A downfall in practitioners training to become surgeons

According to data from the Union health ministry, fewer doctors are training to become surgeons, whereas, non-surgical courses such as cardiology, endocrinology, etc. are surging with young health professionals.

In the academic year 2018-19, 189 of the 2,029 seats in the super speciality courses remained vacant.

Of the 189 unfilled seats, 168 belonged to the four main surgical disciplines of cardiothoracic and vascular surgery (CTVS), paediatric surgery, plastic surgery and neurosurgery. In 2017-18, 290 of the 571 seats that remained vacant, belonged to these four surgical disciplines as well.

According to Dr NN Mathur, Principal of Vardhman Mahavir Medical College, the trend is a largely market-driven. An increase in the incidence of non-communicable diseases such as diabetes, chronic kidney disease and cancers has caused rising demand for endocrinologists, nephrologists and medical oncologists. There is more demand for interventionists as there are more patients there. Same goes for other disciplines, added Dr Mathur. Dr VK Bahl, dean of the All India Institute of Medical Sciences (AIIMS), New Delhi, said, “This trend is seen not just in India, but also in developed countries. Another reason for not choosing surgical disciplines in the West, and which will soon catch up in India too, is that threat of being dragged into medico-legal cases, which is higher for surgeons.”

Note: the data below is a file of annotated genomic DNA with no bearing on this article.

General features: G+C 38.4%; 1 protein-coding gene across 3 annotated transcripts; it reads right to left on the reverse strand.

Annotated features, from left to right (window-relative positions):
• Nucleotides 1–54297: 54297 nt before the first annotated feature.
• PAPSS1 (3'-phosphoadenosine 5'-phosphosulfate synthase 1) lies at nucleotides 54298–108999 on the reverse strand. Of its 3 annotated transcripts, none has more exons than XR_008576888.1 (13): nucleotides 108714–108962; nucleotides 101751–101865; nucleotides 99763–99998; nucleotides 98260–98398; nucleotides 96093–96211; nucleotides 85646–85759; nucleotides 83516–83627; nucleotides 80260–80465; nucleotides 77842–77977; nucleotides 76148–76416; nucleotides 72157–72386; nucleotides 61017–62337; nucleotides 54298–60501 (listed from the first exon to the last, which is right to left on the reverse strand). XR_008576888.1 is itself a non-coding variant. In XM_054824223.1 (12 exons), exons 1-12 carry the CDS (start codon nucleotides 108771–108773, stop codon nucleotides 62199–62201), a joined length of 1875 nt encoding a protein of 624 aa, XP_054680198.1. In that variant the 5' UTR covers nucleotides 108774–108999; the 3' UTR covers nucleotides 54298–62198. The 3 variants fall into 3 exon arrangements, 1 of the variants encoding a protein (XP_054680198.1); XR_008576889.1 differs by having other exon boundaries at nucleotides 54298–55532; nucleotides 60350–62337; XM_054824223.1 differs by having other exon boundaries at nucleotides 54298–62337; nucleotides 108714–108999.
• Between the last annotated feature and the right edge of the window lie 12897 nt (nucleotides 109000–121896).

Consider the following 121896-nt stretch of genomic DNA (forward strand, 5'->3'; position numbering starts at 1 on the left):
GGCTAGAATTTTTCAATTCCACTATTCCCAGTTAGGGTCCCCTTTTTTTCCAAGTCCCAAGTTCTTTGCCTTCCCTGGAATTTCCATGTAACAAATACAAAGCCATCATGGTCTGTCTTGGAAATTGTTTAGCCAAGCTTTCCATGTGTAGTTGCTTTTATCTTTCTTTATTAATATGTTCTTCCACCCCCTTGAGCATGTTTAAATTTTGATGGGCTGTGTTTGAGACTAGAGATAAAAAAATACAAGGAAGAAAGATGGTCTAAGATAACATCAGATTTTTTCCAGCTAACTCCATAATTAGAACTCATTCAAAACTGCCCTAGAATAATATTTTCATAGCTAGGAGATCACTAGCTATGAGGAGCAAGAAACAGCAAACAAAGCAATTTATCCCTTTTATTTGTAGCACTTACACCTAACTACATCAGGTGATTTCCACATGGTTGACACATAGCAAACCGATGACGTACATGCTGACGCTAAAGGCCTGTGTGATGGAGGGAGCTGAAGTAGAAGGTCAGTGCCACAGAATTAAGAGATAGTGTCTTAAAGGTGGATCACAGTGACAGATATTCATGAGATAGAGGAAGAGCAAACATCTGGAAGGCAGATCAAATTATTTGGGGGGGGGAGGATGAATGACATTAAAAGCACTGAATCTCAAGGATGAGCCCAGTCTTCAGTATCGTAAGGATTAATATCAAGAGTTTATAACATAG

Inadequate infrastructure is as another reason for doctors moving away from surgical disciplines. According to Dr Pankaj Solanki, former Presiden, Federation of Resident Doctor’s Association, Delhi, which is the national capital has only a handful of government hospitals with the required infrastructure to carry out surgeries. Doctors, usually end up referring their patients to other hospitals for surgeries, which can be really frustrating for a surgeon.


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